Flip Saunders (R.I.P.) Impact on Next Level Basketball
With the untimely passing this week of Minnesota Head Coach and President of Basketball Operations Flip Saunders, I took the time to revisit my notes from the first time I heard Flip speak as a clinician. As I read them I realized the impact he had on the way we teach the game to our players here at Next Level Basketball Performance Academy.
Back in 2012, I attended Kevin Eastman’s Coaching U Live clinic held at the University of Maryland. While most of the attendees were college coaches, most of the presenters were either current or former NBA coaches. My view of the NBA at the time was that it was great entertainment provided by some of the most physically gifted athletes on the planet. However, as a player development coach for middle school and high school players I struggled with how much I wanted them to emulate their favorite pro players because they, for the most part, are simply not ready to do so. More accurately I guess is that they emulate the wrong things. It seems like every time I walk into the gym there is someone shooting a baseline turnaround, fadeaway jump shot while yelling “Kobe!” Unfortunately for these guys most of them hit the side of the backboard. If I had hair (which I don’t) it would make me want to pull it out!
With that as a backdrop, I was hesitant about even attending the clinic, wondering if my time and money would be better spent attending other clinics. However, I knew there was going to be a lot of discussion on ball screens, which is so prevalent in the NBA, and is becoming more so at the college level, and therefore trickling down to high school as well. I’m a big believer in the value of ball screens done right, going all the way back to watching John Stockton and Karl Malone run it so effectively for so many years at Utah. So I decided to go.
One of the presentations was given jointly by Flip Saunders and Lawrence Frank (then of the Detroit Pistons). Besides all the Iso and ball screen action you see, they don’t necessarily run a lot of plays in the NBA but they do run a lot of sets. The title of their presentation was “The Best Sets in the NBA and How to Defend Them”. The two of them took turns with Flip going through the set offensively and Lawrence saying how he would defend it. Then Flip would counter with if the defense does this then we will do that. Then Lawrence would come back up and say how he would defend that counter. They went point/counterpoint for an hour an a half. It was as entertaining as it was informative.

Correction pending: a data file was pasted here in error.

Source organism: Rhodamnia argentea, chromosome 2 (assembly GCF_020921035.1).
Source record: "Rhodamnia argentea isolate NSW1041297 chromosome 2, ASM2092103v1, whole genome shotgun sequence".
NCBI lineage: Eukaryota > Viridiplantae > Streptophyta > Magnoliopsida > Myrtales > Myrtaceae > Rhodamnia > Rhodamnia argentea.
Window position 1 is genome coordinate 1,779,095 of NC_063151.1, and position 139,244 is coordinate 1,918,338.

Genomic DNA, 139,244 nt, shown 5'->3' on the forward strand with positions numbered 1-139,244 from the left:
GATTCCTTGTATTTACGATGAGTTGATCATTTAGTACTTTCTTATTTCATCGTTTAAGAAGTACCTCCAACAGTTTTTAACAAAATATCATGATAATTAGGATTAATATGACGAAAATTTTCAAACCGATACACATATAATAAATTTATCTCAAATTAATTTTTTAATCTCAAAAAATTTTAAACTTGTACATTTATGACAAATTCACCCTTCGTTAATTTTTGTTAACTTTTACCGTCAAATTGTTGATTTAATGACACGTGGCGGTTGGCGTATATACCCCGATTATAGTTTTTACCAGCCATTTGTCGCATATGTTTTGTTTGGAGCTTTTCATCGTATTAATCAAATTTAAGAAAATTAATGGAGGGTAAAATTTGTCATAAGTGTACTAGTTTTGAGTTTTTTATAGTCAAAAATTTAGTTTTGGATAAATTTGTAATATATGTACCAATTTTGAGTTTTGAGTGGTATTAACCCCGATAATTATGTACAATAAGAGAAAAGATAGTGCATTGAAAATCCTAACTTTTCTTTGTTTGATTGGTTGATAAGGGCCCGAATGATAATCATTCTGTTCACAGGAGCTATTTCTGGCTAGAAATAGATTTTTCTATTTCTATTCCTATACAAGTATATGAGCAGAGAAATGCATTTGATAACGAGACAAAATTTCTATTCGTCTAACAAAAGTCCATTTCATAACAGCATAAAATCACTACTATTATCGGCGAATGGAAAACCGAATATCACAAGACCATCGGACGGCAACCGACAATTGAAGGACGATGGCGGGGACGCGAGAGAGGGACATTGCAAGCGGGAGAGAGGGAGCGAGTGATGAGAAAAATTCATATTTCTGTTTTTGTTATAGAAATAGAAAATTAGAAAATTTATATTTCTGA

It was out of this presentation back in 2012 that much in the way of how we go about teaching the game at Next Level was formulated. It is why we prefer to train in small groups so that we can teach both sides of the ball, offensively and defensively, and how to think the game. It was the genesis for our 3 on 3 program where we can put players into ball screen action and still have a help-side defender and weak-side scoring option. Even in our 5 on 5 program Gabby and I will stop the action and get into our own little point/counterpoint with one of us making the defensive adjustments and one making the offensive counters. This is how we develop basketball IQ in our players.
I strongly believe this type of training is what has made us so successful and we have Flip Saunders to thank for that!